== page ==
Derelict Joburg buildings to be used for low-cost accommodation

JOHANNESBURG - Johannesburg's skyline is going to be characterised by cranes as the City turns into a construction site over the next decade.

This as Joburg Mayor Herman Mashaba on Tuesday launched an inner-city revitalisation project, "Building New Jozi", which will see city-owned properties converted into affordable, low-cost housing for residents, while others are converted into commercial spaces for small businesses, entrepreneurs, and investors.  

Mashaba said the City will start a process of rejuvenating the inner city by redeveloping bad buildings, starting with turning 71 properties into low-cost housing and commercial properties in which rent will cost between R800 and R1,000 a month.

During the launch at the Council Chambers, Mashaba said the City will release 50 to 100 buildings annually for development for mixed-use, low-income commercial and residential properties in the inner city.

"We have a special unit dealing with hijacked buildings. So far they have returned 73 hijacked buildings to their rightful owners. With 500 derelict buildings identified, we hope to release about 50 to 100 buildings yearly. This is just the beginning," Mashaba said.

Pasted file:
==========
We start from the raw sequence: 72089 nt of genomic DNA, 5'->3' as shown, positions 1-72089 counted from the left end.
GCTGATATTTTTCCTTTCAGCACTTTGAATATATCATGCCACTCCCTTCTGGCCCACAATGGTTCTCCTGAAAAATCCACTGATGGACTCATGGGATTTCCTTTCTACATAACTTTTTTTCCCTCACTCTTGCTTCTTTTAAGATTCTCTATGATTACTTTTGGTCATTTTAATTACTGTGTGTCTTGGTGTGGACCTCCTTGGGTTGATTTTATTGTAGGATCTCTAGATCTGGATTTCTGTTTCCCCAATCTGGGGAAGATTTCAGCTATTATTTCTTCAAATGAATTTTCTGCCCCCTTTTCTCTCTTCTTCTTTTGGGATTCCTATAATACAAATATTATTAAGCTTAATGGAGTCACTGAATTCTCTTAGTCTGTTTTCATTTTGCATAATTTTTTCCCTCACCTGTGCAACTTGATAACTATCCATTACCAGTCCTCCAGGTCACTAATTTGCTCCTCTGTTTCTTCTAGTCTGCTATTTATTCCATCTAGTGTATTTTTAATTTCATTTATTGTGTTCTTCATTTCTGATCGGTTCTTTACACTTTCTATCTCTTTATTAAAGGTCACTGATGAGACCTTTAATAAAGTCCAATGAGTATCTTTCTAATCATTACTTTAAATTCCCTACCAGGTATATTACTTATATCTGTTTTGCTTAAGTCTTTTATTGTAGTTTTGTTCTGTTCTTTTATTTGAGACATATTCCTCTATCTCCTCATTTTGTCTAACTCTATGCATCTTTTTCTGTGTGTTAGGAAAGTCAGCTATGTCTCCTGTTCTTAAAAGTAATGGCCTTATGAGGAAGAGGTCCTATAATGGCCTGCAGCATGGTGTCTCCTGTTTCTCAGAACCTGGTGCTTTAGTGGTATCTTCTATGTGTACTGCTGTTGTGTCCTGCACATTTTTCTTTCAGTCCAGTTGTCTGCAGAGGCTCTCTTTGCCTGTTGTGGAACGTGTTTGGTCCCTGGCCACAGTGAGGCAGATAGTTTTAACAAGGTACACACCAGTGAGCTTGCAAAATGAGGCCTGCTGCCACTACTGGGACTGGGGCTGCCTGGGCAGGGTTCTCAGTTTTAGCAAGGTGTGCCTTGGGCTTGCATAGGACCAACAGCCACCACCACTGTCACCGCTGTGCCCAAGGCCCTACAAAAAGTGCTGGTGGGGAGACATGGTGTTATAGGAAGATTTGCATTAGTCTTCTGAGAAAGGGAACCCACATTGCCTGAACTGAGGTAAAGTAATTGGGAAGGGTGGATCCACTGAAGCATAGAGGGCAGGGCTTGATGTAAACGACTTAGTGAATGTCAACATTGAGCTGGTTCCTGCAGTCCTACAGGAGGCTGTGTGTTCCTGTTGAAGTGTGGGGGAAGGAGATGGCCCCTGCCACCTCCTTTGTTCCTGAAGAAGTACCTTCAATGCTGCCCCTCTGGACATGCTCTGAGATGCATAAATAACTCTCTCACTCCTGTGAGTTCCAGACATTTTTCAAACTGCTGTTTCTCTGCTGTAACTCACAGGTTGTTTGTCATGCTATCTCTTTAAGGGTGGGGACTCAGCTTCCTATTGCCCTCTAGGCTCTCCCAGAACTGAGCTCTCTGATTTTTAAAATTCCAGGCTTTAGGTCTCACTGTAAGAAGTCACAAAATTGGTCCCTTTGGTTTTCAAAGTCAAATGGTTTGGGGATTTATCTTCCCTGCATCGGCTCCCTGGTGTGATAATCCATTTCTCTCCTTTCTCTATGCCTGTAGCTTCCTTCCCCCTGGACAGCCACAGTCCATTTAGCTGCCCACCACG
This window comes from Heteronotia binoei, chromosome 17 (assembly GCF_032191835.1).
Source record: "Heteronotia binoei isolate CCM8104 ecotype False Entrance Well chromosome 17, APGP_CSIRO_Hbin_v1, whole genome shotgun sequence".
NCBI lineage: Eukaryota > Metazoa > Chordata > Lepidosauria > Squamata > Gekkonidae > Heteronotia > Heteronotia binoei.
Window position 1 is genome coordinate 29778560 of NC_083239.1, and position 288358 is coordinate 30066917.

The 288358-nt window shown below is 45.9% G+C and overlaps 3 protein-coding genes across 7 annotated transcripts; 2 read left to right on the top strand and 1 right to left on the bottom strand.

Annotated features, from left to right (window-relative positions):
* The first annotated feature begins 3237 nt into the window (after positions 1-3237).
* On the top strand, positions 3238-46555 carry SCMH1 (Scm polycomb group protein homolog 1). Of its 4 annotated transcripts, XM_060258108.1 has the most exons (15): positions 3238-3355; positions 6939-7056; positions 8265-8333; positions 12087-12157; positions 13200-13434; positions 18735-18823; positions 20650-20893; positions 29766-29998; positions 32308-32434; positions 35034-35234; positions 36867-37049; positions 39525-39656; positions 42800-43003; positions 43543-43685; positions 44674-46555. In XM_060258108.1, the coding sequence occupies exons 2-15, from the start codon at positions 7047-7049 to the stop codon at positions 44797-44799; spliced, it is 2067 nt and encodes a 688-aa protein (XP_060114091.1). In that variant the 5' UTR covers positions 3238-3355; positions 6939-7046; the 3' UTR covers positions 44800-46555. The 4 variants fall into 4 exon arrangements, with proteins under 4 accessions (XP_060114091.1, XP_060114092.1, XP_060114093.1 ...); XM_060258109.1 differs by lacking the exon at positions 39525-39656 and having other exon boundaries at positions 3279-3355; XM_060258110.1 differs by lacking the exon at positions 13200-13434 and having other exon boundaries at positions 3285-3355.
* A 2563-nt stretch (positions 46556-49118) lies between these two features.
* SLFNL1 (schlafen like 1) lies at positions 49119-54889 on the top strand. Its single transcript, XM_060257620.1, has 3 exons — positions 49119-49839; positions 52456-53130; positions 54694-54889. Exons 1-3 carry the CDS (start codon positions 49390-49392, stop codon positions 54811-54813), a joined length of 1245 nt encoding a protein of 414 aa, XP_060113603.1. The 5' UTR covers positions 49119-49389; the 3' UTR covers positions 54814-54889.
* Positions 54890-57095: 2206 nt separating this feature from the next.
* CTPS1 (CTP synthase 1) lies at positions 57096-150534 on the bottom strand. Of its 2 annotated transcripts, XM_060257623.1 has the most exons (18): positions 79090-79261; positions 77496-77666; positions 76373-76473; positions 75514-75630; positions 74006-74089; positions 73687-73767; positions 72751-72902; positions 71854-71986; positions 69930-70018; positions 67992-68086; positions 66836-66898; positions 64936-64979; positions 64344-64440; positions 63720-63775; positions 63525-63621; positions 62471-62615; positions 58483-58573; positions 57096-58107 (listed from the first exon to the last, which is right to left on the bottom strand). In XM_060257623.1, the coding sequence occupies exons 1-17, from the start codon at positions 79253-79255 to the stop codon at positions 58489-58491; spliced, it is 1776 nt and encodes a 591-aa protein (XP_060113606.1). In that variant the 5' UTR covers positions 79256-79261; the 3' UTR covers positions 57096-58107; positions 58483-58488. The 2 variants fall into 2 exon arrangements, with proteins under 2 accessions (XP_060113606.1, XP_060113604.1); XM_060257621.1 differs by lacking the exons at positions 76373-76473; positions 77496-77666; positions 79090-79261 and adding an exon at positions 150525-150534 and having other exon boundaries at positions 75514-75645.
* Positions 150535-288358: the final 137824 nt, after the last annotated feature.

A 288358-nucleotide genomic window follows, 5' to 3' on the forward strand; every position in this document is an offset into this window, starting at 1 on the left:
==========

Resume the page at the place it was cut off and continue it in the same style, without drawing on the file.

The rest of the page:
"Plans are underway to expropriate derelict buildings in the inner city and give them to the private sector to be consolidated into affordable rental spaces for housing or business spaces."

Some properties in Hillbrow that are currently occupied illegally will be redeveloped for mixed-use while buildings in Braamfontein are earmarked for low-cost student accommodation. Vacant land south of Joburg CBD, which is currently an informal taxi rank, will be developed for sectional development. 

Vacant space in Vrededorp is also earmarked for the development of low-cost student accommodation and mixed-use property. Mashaba said the City was looking to cut red tape and make it easier for investors to enter the Joburg CBD, and bring work closer to people's homes.

"I see an inner city where small businesses aren’t priced out by the Rosebanks of this city, a place where the streets and pavements are clean, I see it for what it will be. Working together we can create a city of gold and opportunities, the city does not have the balance sheet to achieve all of this alone," Mashaba said.

Inner city financiers like Absa, Nedbank, Standard Bank, Rand Merchant Bank and TUHF, said they believed in the vision and the value in the investments they have made thus far.

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